I am not joking here when I say this is one of the best movies to be released in the past ten years. Since watching it a couple of weeks ago I still find myself thinking about it nearly every day. The film follows an aspiring metal drummer in America who suddenly starts to lose his hearing. Reuben (played by Riz Ahmed) is faced with this crushing problem just as it seems that the band that he’s in is taking off. The band consists only of Reuben and his girlfriend, Lou (played by Olivia Cooke), meaning that there is a huge weight on each of their shoulders and that neither of the two can just be replaced.
The relationship at the forefront of the film encapsulates the rock spirit of these main characters, who hold an ‘us against the world’ view. It is clear that Lou is deeply concerned for her boyfriend when she finds out about his hearing issues but Reuben is too stubborn to seek help, which only worsens his condition. When things reach a boiling point the pair are left with no other option than to stop touring and do whatever they can to help Reuben. This in itself is a massive blow, as the band and a relentless focus on music have been a guiding force in the couples lives after battling with some demons in the past. Life for both Reuben and Lou is thrown upside down in a way that makes you look around and think; “what if this happened to me? what if I suddenly became deaf? or blind?”.
Part of the genius of Sound of Metal is the way that the movie messes with your senses. You are put in Reuben’s shoes with sudden cuts in sound and muffled noises that create a confusing and unsettling world. You really feel his pain through this method and you can properly identify with the soul crushing hearing loss. These scenes are compared and intertwined with scenes of the band revelling in a sweaty club playing music as loud as they can. For their efforts, the production team won an Oscar for Best Sound and Best Film Editing. After watching this movie it would be hard to argue against these choices, as at times it is just as beautiful and moving as it is devastating.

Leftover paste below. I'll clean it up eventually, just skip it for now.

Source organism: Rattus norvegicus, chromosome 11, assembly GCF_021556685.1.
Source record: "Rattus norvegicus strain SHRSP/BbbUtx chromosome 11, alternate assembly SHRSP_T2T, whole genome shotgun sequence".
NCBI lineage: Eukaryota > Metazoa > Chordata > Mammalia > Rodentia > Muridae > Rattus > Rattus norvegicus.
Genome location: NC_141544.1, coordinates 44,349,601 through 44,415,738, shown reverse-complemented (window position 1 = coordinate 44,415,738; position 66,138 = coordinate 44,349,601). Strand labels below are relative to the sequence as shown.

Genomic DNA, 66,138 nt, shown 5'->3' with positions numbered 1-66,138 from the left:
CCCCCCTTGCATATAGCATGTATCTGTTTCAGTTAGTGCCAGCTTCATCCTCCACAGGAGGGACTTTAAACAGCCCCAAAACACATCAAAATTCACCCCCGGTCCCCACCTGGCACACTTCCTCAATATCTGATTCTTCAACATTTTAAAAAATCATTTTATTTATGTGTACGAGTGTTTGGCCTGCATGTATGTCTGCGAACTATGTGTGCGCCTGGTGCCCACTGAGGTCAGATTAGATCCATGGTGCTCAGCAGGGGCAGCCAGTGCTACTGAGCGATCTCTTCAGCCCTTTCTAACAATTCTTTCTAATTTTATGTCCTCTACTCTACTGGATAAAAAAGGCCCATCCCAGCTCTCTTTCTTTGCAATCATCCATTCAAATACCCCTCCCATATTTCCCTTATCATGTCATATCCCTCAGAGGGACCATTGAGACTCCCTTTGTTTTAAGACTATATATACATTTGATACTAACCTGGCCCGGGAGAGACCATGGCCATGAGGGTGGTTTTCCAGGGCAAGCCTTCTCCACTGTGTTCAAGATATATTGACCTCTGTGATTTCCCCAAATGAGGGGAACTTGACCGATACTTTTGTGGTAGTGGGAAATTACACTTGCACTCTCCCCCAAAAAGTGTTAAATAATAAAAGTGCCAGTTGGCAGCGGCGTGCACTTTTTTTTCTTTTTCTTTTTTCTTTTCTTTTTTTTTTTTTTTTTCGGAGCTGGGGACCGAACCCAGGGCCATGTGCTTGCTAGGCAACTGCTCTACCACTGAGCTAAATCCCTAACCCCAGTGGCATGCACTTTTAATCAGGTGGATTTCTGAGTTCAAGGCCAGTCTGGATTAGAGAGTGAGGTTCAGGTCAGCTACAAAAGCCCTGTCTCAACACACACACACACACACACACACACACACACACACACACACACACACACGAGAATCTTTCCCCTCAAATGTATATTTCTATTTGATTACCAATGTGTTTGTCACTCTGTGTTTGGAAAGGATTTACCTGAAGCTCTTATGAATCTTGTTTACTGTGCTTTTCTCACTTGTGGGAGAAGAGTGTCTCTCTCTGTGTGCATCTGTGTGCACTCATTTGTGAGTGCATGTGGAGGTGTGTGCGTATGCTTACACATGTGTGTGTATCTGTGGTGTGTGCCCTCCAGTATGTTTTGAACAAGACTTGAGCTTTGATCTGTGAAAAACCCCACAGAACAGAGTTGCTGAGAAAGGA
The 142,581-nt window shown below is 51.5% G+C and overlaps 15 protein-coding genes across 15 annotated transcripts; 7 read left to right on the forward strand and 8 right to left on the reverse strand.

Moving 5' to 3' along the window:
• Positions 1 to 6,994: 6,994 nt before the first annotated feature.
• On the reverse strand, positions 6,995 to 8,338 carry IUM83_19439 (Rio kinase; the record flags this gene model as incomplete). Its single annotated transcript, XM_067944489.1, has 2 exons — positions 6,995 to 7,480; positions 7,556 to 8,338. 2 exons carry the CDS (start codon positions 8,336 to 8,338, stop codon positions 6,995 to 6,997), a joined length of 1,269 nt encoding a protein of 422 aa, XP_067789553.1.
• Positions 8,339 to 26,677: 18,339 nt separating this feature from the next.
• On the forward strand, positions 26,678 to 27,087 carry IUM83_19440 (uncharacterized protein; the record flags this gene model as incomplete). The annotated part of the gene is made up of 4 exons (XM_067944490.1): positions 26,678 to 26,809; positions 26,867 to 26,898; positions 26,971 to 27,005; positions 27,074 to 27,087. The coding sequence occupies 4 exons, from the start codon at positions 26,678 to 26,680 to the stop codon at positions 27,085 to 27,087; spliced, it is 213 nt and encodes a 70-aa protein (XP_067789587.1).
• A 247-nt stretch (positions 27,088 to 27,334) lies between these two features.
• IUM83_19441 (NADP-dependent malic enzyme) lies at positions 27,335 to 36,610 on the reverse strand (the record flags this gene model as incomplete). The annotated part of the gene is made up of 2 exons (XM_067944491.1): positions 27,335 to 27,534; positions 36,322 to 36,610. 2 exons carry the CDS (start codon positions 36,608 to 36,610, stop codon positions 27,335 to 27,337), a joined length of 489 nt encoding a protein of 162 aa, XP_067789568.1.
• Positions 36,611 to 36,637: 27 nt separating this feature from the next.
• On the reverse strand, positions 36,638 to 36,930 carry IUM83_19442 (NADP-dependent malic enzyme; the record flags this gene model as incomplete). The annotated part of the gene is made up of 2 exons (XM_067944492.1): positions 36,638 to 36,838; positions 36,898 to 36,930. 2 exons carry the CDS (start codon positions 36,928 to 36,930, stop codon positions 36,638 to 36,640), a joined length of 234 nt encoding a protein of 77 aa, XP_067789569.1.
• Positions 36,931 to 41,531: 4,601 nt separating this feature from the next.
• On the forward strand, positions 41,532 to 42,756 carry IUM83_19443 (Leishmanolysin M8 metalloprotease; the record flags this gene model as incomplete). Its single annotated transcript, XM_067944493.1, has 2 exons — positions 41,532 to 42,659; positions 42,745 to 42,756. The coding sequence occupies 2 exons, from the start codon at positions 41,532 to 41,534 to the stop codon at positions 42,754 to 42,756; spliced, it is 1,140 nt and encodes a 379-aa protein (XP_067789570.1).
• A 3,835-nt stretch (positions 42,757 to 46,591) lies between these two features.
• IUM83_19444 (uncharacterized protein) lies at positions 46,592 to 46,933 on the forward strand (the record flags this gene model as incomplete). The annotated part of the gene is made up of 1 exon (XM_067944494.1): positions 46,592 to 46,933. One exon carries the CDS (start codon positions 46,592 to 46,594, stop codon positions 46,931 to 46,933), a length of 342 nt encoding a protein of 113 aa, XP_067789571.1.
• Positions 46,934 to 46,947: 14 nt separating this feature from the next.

From this point in the film where the couple seek help, the entire story takes on a different feel that is far more sensitive and touching. Reuben goes to a community led by a Vietnam War veteran called Joe (played by Paul Raci). Here he begins a long and difficult process of coming to terms with his deafness, largely by ceasing to view it as a handicap in the first place. Reuben, understandably, struggles with this and has to face a crossroads between his old lifestyle and his new reality. I won’t go on to say much more as it is this journey that is what really makes this movie special.
What I will say is that this is one of the best designed and produced films that I have seen recently, from the sound quality right down to the characters and scripting there is not one fault that I could find. I went into watching Sound of Metal with a notion that it would be similar to 2014’s Whiplash in that it centres around one artist’s desire to ‘make it’. I am glad to say that I was very wrong as what lays here is a much deeper film that not only looks at the pressure on artists, but recovery, grief, relationships and what it means to be deaf. If the six academy award nominations aren’t enough to convince you to watch this movie then I hope that this is, because this is a seriously fantastic watch that anyone can enjoy.
Words by Ewan Blacklaw
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